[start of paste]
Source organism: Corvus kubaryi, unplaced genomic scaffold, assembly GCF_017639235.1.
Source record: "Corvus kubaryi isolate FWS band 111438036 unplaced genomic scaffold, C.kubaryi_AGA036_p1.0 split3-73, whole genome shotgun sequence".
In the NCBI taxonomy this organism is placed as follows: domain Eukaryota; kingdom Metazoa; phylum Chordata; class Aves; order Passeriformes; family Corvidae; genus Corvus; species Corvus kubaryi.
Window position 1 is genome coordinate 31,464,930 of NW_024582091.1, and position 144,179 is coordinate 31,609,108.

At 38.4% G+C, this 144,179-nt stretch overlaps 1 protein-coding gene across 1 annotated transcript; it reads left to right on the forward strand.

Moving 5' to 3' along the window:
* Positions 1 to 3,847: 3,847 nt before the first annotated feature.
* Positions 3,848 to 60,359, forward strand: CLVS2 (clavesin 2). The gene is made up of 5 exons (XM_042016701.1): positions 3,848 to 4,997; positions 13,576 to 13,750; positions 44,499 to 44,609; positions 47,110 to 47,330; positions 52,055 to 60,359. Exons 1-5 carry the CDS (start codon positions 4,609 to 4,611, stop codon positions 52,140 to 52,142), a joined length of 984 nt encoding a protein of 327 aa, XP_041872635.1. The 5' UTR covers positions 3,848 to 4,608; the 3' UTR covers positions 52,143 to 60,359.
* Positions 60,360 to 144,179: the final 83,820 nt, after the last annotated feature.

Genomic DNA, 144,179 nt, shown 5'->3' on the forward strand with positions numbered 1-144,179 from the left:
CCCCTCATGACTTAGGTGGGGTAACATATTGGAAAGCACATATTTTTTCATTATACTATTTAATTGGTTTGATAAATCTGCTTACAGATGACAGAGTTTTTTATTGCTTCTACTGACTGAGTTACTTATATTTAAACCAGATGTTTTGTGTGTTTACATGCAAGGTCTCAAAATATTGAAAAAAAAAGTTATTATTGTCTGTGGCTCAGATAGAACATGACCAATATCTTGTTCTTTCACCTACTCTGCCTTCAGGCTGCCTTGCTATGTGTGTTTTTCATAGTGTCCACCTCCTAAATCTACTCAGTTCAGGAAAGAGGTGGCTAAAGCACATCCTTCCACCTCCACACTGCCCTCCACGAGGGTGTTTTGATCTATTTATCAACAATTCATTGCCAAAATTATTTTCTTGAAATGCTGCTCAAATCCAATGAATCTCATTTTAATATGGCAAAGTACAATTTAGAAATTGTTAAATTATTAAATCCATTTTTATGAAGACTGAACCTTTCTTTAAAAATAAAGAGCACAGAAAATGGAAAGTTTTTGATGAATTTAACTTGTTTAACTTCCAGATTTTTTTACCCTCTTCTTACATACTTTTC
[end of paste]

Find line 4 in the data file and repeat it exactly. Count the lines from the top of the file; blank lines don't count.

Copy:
Window position 1 is genome coordinate 31,464,930 of NW_024582091.1, and position 144,179 is coordinate 31,609,108.